After an exciting day trip out to the Isles of Scilly, we started a new day of exploration, in the coastal town of Falmouth, in South Cornwall…
Status: Cornwall Unitary Authority & County, Town, England
Eating & Sleeping: N/A
Attractions: Falmouth Harbour, Falmouth Docks, Quayside Inn, King’s Pipe, Old Post Office, Art Gallery & Library, Central Methodist Church, Old Customs House, King Charles Church, St George’s Arcade, Packet Monument, River Fal, Penryn River, Carrick Roads etc
We started down by the Harbour, a familiar, fishing boat laden Cornish Quayside full of history. Aside from the towns skyline which lay in front of us, including the Tower of Falmouth Parish Church, a number of buildings stood out, starting with the “Marine Hotel” located directly beneath the Church Tower.
Together with the neighbouring “Chain Locker” its form a set of Inns, originally built in the 18th Century alongside a Warehouse which was eventually converted into the “Shipwrights” Inn.
Moving round to the left is the “Quayside Inn”, a charming 19th Century Inn, along with the “Customs House” of 1814 which would have controlled the import and export of goods into the town.
Heading up towards the High Street, we passed the “King’s Pipe”, a tall brick chimney built around 1814, the same time as the Customs House. It was used to incinerate any contraband tobacco smuggled into the town.
The main entrance to the Customs House is located on the High Street which runs in front of it, marked by a magnificent set of the British Coat of Arms, with the English Lion to the left, and the Scottish Unicorn to the right.
Much of the High Street is characterised by fine 19th Century buildings, many of which were originally built as Town, or Terraced Houses and later incorporated into new shops. The streets of the town centre are all closely knit, designed and laid out long before the invention of the car, a paradise of back streets, Inns and local shops.
Following the High Street round, we arrived outside the Church of King Charles, a stunning 17th Century Ashlar edifice.
The original building was completed in 1665, although it has seen various updates and improvements since. In 1684 the tower was added, and later heightened to include a clock in 1800. The rest of the building was then extended in 1861 with a new vestry, before the whole Church was restored by Edmund Harold Sedding (1863 – 1921, Devonian Architect) in 1896.
A typical British Red Telephone Box greets you as you climb the stairs to the Churchyard which offers a great view of the whole Church, as well as…
… a lovely panoramic view of the “Carrick Roads”, the name given to the estuary of the River Fal which gave the town its name. The Fal joins the Penryn River in the towns harbour, before heading out into the English Channel to the South.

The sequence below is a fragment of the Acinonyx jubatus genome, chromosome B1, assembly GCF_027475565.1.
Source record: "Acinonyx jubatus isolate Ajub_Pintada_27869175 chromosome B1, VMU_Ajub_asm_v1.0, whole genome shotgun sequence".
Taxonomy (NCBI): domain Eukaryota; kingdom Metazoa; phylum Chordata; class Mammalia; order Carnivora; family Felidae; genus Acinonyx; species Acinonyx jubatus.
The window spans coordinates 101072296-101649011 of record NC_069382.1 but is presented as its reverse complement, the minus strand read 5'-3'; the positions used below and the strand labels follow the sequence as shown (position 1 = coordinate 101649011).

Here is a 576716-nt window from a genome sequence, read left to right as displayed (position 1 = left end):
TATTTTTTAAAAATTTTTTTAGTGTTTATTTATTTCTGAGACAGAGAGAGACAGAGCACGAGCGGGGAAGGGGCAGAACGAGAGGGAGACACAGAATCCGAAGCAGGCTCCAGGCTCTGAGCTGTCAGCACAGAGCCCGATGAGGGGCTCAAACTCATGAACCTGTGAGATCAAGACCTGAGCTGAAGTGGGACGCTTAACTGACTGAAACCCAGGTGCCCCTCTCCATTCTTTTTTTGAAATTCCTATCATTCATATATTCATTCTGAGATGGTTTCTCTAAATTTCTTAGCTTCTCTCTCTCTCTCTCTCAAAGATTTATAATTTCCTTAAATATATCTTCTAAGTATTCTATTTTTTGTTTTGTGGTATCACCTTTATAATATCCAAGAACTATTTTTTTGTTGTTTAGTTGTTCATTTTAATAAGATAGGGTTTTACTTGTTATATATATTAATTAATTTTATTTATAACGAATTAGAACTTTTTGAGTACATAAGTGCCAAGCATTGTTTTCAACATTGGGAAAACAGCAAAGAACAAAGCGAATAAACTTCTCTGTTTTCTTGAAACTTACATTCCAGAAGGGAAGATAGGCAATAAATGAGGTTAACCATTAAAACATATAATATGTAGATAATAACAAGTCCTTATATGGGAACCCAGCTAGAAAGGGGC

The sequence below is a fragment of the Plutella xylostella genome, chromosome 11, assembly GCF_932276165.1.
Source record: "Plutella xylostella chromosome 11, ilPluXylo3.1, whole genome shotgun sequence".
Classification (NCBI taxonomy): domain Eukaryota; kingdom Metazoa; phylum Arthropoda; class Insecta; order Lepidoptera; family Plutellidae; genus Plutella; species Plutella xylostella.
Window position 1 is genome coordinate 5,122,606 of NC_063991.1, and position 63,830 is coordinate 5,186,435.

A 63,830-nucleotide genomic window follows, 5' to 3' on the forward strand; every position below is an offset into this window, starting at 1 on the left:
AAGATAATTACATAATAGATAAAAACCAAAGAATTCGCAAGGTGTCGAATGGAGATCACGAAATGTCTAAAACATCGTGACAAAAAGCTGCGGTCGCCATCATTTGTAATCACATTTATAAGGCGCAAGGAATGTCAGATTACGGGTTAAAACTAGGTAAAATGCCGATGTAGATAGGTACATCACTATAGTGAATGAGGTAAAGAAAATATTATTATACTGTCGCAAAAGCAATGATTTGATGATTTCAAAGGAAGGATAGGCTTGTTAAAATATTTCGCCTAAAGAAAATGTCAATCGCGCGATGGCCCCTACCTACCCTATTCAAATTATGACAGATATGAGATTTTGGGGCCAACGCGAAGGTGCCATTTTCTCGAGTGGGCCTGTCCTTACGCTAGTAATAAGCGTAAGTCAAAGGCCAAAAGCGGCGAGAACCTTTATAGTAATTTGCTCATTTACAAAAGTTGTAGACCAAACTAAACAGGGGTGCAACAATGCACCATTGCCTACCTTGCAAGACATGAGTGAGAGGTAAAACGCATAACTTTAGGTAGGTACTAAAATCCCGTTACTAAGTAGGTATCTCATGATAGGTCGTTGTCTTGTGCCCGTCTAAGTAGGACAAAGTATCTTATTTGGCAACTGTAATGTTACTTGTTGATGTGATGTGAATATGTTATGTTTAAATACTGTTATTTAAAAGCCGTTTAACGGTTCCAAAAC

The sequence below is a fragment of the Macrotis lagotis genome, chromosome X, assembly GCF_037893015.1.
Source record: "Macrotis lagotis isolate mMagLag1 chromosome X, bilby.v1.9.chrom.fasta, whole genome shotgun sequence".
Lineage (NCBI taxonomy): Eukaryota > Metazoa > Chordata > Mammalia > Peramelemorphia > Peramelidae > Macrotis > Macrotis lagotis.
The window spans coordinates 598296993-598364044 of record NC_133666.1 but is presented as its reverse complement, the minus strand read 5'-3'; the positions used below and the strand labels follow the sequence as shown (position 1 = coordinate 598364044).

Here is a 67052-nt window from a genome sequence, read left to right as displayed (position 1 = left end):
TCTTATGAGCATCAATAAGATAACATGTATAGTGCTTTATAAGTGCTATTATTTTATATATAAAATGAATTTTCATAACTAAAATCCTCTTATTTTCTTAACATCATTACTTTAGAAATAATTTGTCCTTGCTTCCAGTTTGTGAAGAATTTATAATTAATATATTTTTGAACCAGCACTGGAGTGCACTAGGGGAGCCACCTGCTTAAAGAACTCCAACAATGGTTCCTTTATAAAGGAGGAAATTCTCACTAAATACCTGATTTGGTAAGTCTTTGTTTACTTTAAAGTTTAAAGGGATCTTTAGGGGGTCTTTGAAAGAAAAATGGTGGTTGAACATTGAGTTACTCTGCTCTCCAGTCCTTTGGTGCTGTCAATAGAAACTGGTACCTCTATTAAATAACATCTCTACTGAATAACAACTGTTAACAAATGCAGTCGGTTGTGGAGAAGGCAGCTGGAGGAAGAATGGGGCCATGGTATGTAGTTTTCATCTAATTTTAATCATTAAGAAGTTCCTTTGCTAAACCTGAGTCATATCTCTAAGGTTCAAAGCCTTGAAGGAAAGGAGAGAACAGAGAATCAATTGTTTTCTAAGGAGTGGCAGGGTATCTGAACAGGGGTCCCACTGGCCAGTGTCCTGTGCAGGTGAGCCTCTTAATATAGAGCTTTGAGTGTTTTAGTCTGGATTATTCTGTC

There are many interesting and varied buildings up and down the High Street which are both historic and aesthetically significant. Two in particular stood out:
- St George’s Arcade: The stunning facade was originally home to the first cinema to be built in Falmouth, in 1912. Today it has been converted into a shopping arcade, whilst still retaining its historic qualities.
- Numbers 54 & 55 Church Street: These 19th century shops are unique in the town, thanks to their bowed glass shop windows, and sit almost opposite the Arcade.
The centre of town is located around a large square called “The Moor”, just off the High Street, which contains some of the towns most important buildings:
1) The Old Post Office Building: This large building, whose entrance is fronted by a number of Red Phone Boxes was completed in 1930, and sits on the previous home of Falmouth Market. It has just been refurbished, and it is thought Falmouth Town Council will move in shortly. They previously resided next door in the Art Gallery (shown right)…
2) Falmouth Art Gallery: The Art Gallery was completed in 1896, to designs by W. H. Tresidder, and incorporated a Council Chamber, Art School and Library. With the Town Council moving next door only the Library and Art School (now Gallery) remain, although a new Museum may also be moved in.
Elsewhere on the Moor you will find:
1) The Packet Monument: A tall, granite obelisk completed in 1898 as a monument to “The Memory of the Gallant Officers and Men of H M Post Office and Packet Service sailing from Falmouth 1688-1852).
Falmouth was an important Packet Station for the Postal Service, with ships bringing post into and out of the busy port. It was a hazardous job however, as between the 17th – 19th centuries various wars involved Great Britain, making the ships a target for enemy attacks.
2) Falmouth Methodist Church: The Methodist Church, perhaps more than most buildings in Falmouth has a tumultuous history. Originally built in 1791 as a Chapel, it was redesigned and rebuilt to its present look in 1876. Sadly it was bombed out during WWII and had to be rebuilt, although it wasn’t completed until 1956.
Our last stop was up on “Pendennis Rise”, a hill which overlooks the towns impressive Dockyard. Served by it’s own railway station, the Docks are a hive of activity, with multiple cranes across the skyline. The Docks contain a number of enormous dry docks where ship repairs and refits can be carried out, and you can see from the picture their sheer size.
Just behind the various cranes, and pleasure vessel masts in the Harbour lies the rest of the town, with the Church Tower easily visible over to the left.
Falmouth is a picturesque, historic town with many interesting landmarks to visit. Good transport links make it the ideal place to spend the day, with the A394 Main Road running between Devon and Penzance not far away. Local rail links provide stations at Falmouth Town, Falmouth Docks and nearby Penryn, with regular trains back to the Cornish City of Truro.
It was time to move on, and our next destination was the most extreme Southern tip on the island of Great Britain, Lizard Point…